Thursday, July 09, 2009

The Emperor's New Securities

Last December we noted that a Connecticut bank had been drawn into the Madoff scandal. Now the holders of more than two dozen retirement accounts are suing Westport National Bank, which served as custodian of the $60 million in their accounts. Except, of course, there was no $60 million – everything was invested with Madoff.

Madoff's operation is still a puzzlement. Both fund-of-fund managers and direct investors seemed to think of it as a hedge fund. Yet hedge-fund investors own partnership interests or shares or something. Madoff investors owned nothing; they merely opened brokerage accounts with him.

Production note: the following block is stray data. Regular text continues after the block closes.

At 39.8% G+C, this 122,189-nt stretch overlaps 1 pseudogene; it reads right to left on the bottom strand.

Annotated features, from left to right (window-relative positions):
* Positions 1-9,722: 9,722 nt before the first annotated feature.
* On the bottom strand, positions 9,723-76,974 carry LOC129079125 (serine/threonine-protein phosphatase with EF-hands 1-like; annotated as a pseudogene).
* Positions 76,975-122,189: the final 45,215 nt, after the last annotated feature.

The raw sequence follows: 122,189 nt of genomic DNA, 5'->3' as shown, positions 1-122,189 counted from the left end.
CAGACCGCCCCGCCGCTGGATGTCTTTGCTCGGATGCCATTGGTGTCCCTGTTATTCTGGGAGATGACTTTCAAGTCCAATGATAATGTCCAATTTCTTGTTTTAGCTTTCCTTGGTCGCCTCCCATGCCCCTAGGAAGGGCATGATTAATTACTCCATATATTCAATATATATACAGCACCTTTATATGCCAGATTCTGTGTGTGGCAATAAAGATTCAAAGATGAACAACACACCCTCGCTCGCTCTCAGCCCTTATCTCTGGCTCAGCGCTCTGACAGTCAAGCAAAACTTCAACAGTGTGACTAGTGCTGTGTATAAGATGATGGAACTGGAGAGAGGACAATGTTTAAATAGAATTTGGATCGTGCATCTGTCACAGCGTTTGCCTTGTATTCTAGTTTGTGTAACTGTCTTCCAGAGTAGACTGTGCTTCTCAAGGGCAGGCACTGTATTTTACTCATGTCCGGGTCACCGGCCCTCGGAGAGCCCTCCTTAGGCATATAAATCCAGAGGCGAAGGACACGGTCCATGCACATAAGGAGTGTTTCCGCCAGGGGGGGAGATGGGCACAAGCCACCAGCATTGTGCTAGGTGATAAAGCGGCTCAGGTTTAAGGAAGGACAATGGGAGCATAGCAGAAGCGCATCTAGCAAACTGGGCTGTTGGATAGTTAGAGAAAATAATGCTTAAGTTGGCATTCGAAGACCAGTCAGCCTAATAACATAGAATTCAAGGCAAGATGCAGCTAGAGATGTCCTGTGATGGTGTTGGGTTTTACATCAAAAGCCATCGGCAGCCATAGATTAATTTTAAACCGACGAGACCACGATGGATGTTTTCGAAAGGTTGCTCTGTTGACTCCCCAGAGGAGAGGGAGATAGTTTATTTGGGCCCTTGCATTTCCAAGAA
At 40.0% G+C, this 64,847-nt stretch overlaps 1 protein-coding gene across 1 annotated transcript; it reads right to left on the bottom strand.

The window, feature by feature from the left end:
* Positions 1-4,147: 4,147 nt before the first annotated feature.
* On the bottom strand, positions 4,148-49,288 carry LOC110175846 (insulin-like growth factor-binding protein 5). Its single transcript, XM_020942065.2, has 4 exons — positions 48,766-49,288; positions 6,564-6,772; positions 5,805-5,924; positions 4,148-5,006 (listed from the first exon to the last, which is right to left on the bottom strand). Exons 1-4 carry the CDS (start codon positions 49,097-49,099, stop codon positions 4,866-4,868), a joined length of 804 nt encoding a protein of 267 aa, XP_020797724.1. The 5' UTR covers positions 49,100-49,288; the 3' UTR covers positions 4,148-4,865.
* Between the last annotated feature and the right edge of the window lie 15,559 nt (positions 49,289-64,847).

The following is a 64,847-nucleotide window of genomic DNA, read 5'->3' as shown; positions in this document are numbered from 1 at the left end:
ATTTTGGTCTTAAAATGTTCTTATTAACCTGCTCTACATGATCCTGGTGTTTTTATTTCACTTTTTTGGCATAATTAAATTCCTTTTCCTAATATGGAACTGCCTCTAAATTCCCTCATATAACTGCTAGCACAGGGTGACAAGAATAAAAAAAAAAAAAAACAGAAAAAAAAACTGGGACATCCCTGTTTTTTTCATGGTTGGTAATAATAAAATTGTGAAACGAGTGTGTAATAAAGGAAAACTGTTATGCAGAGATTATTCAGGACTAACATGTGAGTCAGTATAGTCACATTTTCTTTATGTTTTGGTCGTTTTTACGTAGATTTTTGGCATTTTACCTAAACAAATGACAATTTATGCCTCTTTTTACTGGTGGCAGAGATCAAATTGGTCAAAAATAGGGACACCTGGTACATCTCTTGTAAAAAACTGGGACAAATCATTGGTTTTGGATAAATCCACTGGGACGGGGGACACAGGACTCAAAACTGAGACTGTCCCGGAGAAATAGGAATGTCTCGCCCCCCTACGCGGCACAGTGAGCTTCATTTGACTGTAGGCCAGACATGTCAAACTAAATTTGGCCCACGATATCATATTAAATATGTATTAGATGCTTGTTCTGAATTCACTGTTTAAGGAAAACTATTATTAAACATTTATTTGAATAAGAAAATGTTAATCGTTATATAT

The New York Times succinctly describes the problem of custodianship that resulted:
[Westport National's custodian] agreement … indicates that the bank would take custody of whatever investments Mr. Madoff made on the customers’ behalf. For example, the agreement specifically requires the bank to adequately document the customers’ ownership of investments made with the Madoff firm “and held by the bank as custodian.”

In fact, there was nothing for the bank to hold since Mr. Madoff never bought any securities for his investors, according to the bankruptcy trustee ….
You can read the entire custodian agreement here.

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